This is one of my main goals this year;  to help everyone become a more efficient practicer. In order to do this, parents and students need to understand the pitfalls and the tools needed for good progress. Your child will not learn to play well practicing a couple of times a week.  - Playing through your pieces a couple of times is NOT practicing. Please make every effort to come to your child's lessons if you are not sure how to help. 

Student's role in lessons   You have one job and one job only---come to your lessons prepared and be ready to work.  This means that you bring your music and notebook to your lesson;  have done regular careful practice throughout the week (unless you have been out of town or sick),  and are ready to show me what you got done.  This means that you have looked at your music carefully and tried to figure things out and noted places that are still confusing to you AFTER YOU HAVE TRIED SEVERAL TIMES.  Be prepared to tell me what you tried to do to figure things out.  For every piece that you work on, you should be asking yourself these questions: What's this piece about or what is the character of this piece? Have I looked at the overall layout in order to find patterns and repeated sections? Have I broken the piece down in order to develop accuracy in notes, rhythm, fingering, dynamics, and articulation?  Am I trying to play too fast too soon? Do I really like the sound that I'm making? Truthfully, there are even more questions to ask, but this is a good start.  It's a long list, I know.  That's why you have to practice regularly.  Believe me, after 50 years of trying, I haven't found too many short cuts.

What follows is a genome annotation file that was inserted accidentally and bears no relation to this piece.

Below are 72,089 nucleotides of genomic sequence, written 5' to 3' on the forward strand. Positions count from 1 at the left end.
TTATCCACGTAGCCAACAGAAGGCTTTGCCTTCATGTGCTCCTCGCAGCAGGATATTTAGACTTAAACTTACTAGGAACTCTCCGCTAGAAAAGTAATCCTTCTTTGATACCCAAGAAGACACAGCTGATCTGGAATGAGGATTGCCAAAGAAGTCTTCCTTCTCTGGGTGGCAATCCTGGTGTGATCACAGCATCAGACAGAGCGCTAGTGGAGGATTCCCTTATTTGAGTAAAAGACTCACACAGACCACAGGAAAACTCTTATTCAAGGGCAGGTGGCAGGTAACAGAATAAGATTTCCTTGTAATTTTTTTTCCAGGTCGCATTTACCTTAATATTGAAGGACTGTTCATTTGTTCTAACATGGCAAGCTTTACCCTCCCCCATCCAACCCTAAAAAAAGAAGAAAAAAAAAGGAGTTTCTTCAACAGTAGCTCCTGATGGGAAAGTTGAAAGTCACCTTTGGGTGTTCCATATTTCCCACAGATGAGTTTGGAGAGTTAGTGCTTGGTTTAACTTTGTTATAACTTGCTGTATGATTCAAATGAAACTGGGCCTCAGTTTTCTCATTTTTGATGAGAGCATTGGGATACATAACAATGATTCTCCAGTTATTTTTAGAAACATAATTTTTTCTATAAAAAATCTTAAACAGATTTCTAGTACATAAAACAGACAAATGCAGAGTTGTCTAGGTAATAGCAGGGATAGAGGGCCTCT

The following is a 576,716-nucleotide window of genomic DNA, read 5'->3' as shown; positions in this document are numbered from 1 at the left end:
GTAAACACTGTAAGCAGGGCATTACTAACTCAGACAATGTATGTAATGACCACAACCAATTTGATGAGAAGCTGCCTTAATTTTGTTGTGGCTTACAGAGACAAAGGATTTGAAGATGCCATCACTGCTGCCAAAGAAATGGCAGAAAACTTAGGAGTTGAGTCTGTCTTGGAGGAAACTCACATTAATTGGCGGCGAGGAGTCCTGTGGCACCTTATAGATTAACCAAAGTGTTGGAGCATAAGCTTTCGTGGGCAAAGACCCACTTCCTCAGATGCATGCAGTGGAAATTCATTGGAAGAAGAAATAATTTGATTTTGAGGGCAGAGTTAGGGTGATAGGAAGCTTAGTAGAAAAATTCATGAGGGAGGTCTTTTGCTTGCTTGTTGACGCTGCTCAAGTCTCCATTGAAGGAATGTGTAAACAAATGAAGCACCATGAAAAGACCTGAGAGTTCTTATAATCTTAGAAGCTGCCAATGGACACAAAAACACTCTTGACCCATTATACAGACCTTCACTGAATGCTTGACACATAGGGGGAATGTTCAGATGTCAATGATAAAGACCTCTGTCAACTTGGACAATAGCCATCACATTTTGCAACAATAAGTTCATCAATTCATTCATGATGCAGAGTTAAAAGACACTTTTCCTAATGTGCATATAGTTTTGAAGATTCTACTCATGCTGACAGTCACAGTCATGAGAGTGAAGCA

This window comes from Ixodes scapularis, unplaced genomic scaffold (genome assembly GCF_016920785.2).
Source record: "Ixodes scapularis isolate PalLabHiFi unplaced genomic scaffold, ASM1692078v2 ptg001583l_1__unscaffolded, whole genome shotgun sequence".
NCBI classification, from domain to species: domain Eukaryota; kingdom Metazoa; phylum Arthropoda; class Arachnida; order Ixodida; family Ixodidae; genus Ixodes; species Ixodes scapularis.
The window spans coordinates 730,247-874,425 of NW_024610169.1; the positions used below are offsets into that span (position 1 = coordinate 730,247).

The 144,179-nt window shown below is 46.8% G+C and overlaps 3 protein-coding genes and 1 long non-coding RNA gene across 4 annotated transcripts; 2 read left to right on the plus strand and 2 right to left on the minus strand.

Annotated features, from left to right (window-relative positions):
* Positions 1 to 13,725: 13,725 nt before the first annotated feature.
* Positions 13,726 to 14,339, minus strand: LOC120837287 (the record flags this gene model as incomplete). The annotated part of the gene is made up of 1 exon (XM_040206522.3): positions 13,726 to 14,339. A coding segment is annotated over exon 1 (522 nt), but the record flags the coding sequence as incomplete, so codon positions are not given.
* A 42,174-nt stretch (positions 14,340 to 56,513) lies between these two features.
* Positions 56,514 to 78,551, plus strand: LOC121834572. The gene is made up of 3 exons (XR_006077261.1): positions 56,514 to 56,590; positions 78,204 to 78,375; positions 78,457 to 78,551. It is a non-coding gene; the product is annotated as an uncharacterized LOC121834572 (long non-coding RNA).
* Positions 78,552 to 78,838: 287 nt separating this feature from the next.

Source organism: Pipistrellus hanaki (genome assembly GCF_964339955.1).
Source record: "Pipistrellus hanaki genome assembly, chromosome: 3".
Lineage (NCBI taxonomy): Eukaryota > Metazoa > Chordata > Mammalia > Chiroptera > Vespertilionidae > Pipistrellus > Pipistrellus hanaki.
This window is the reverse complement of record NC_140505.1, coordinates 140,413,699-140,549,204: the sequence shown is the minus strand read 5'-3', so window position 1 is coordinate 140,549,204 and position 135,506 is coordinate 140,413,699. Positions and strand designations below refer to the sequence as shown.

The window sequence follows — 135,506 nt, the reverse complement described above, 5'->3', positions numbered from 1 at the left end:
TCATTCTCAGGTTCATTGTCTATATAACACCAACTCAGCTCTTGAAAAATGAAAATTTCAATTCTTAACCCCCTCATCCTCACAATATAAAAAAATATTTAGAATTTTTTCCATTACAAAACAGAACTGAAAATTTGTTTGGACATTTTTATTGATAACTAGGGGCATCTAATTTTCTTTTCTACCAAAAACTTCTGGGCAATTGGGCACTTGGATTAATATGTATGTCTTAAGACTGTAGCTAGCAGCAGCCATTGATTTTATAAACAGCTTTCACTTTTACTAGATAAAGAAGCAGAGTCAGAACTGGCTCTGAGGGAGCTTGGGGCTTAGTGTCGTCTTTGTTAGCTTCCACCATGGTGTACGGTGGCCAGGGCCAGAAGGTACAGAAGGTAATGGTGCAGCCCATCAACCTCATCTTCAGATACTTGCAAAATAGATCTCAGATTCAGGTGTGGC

Teacher's role in lessons
I wear many hats but the main one is that of a trouble shooter.  In 30 or 45 minutes,  I try to asses where progress has been made and determine possible ways to help the student move forward. Or better yet, have the student try to come up with ideas. What is he/she doing well? What are the remaining difficulties? What might be causing the difficulties? What tools or techniques might work to help and I usually demonstrate how to use them at home.  In addition to studying pieces, I also try to cover music theory, ear training, and technique development that might help with a particular piece of music. Some of these important components of musical study are best covered more fully in a group setting.  It saves everyone time and money and allows for more time to spend with repertoire at the private lessons.  It is my belief that these components, along with repertoire, help children develop into well rounded musicians and that is my ultimate goal.  I try to be positive and encouraging but at the same time, I also try to help students develop the ability to honestly assess their own playing. This is essential to good progress.  Developing as a musician requires us to NOT be satisfied too soon; We have to continue to ask ourselves--"Can I make this better" At the same time, we can't beat ourselves up for small mistakes and being human. It is a challenging but exciting dance! Welcome aboard.